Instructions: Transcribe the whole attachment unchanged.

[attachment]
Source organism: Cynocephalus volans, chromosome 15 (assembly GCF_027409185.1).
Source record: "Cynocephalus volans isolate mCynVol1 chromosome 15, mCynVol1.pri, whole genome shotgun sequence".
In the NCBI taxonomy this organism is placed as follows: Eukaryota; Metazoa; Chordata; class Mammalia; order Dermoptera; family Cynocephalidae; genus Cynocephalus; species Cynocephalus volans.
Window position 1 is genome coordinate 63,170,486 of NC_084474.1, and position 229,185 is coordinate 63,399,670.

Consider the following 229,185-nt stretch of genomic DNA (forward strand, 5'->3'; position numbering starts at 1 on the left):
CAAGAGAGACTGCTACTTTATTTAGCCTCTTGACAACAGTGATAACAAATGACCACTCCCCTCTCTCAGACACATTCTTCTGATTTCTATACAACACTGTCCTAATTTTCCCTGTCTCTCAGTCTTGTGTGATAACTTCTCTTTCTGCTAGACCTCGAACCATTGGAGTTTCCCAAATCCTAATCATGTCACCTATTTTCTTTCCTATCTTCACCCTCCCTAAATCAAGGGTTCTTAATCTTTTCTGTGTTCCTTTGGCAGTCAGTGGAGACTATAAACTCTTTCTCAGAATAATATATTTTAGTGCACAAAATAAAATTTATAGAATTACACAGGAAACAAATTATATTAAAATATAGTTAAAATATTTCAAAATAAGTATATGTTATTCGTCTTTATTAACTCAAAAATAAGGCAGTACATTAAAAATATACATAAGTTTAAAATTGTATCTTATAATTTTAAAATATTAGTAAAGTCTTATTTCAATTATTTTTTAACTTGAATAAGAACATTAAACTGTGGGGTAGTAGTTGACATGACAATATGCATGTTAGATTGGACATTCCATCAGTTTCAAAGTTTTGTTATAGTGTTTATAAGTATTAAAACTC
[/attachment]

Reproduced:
Source organism: Cynocephalus volans, chromosome 15 (assembly GCF_027409185.1).
Source record: "Cynocephalus volans isolate mCynVol1 chromosome 15, mCynVol1.pri, whole genome shotgun sequence".
In the NCBI taxonomy this organism is placed as follows: Eukaryota; Metazoa; Chordata; class Mammalia; order Dermoptera; family Cynocephalidae; genus Cynocephalus; species Cynocephalus volans.
Window position 1 is genome coordinate 63,170,486 of NC_084474.1, and position 229,185 is coordinate 63,399,670.

Consider the following 229,185-nt stretch of genomic DNA (forward strand, 5'->3'; position numbering starts at 1 on the left):
CAAGAGAGACTGCTACTTTATTTAGCCTCTTGACAACAGTGATAACAAATGACCACTCCCCTCTCTCAGACACATTCTTCTGATTTCTATACAACACTGTCCTAATTTTCCCTGTCTCTCAGTCTTGTGTGATAACTTCTCTTTCTGCTAGACCTCGAACCATTGGAGTTTCCCAAATCCTAATCATGTCACCTATTTTCTTTCCTATCTTCACCCTCCCTAAATCAAGGGTTCTTAATCTTTTCTGTGTTCCTTTGGCAGTCAGTGGAGACTATAAACTCTTTCTCAGAATAATATATTTTAGTGCACAAAATAAAATTTATAGAATTACACAGGAAACAAATTATATTAAAATATAGTTAAAATATTTCAAAATAAGTATATGTTATTCGTCTTTATTAACTCAAAAATAAGGCAGTACATTAAAAATATACATAAGTTTAAAATTGTATCTTATAATTTTAAAATATTAGTAAAGTCTTATTTCAATTATTTTTTAACTTGAATAAGAACATTAAACTGTGGGGTAGTAGTTGACATGACAATATGCATGTTAGATTGGACATTCCATCAGTTTCAAAGTTTTGTTATAGTGTTTATAAGTATTAAAACTC